Virtual world banker steals customers' interstellar kredits to pay off real debt

Virtual world banker steals customers' interstellar kredits to pay off real debt

The CEO of a bank in virtual world Eve Online has stolen in-game currency worth thousands of real dollars from his customers and traded it in for proper cash on the black market.

According to a Reuters report, the 27 year-old Australian tech worker, identified only as Richard, stole 200 billion interstellar kredits from his Ebank customers.

Richard, known online as Ricdic, then traded the embezzled virtual money with other gamers for A$6,300 on a black market site to help ease real world debts.

Word of the theft quickly spread throughout the virtual world, leading to a run on the bank as desperate customers attempted to save the interstellar kredits they had earned.

By stealing the currency Ricdic didn't actually break the rules of the game, which has a reputation for skulduggery, with players regularly carrying out heists and murder.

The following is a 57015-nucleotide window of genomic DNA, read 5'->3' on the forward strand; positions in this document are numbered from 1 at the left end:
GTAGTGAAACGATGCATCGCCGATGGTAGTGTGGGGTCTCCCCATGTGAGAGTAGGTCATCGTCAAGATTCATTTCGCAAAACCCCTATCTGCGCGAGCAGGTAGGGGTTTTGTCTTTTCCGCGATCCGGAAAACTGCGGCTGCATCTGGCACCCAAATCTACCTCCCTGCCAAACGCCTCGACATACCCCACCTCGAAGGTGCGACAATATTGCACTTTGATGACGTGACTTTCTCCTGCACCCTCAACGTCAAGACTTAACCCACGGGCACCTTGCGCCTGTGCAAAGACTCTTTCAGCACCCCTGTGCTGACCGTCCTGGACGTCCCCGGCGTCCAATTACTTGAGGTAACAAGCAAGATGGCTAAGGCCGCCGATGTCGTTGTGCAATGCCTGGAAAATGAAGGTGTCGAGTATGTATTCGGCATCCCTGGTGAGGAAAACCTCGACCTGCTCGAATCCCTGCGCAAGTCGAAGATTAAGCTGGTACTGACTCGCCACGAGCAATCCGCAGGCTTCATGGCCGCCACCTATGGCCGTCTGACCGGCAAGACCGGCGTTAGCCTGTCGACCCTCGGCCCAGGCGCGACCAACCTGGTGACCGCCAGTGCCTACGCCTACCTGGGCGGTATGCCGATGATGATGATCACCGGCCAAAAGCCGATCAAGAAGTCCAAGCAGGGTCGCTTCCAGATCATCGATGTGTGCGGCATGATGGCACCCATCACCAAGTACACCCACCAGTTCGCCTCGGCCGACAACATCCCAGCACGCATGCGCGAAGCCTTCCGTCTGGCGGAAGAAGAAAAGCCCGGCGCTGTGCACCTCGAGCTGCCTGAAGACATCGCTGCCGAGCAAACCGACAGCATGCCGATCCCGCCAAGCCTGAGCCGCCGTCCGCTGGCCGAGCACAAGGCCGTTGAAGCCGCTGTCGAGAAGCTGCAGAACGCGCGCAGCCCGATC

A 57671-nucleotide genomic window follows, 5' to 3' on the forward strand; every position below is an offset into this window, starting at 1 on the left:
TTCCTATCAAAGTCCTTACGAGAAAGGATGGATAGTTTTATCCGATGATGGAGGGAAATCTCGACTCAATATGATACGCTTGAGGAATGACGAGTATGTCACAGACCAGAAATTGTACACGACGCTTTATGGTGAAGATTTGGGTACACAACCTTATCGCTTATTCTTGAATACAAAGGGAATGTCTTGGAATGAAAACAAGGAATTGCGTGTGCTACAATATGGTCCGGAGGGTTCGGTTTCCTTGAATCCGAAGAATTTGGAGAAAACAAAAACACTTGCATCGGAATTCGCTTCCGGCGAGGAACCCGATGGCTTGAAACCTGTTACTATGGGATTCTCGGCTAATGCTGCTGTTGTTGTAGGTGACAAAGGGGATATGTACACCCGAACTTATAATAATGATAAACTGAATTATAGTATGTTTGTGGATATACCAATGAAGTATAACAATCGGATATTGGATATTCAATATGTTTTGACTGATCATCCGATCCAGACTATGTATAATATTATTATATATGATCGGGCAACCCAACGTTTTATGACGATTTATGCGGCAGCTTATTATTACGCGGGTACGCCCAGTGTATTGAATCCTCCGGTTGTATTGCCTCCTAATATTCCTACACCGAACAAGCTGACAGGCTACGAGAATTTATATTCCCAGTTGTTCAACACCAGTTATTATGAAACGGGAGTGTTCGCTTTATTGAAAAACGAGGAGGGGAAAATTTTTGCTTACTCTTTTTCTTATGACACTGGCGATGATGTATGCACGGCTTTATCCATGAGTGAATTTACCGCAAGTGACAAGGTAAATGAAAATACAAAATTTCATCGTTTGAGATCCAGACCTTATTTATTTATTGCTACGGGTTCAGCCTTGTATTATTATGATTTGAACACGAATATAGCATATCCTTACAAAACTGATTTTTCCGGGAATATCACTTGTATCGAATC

Eyjolfur Gudmundsson, an economics advisor to the game's creator, CPP, told Reuters: "We have never seen ourselves as gods who make the rules of social interaction."

However, it is against the rules to sell the virtual currency for real cash because, says Gudmundsson, it "unbalances the game".

The banned Richard told Reuters: "I'm not proud of it at all, that's why I didn't brag about it. But you know, if I had to do it again, I probably would've chosen the same path based on the same situation."

Virtual currency has become big business, with annual real-money sales of virtual goods estimated at around EUR1.5 billion worldwide, according to a recent a recent report from the European Network and Information Security Agency.

China has just banned the use of virtual money in the trade of real goods and services in a bid to limit its possible impact on the financial system.

Gamer steals from virtual world to pay real debts - Reuters

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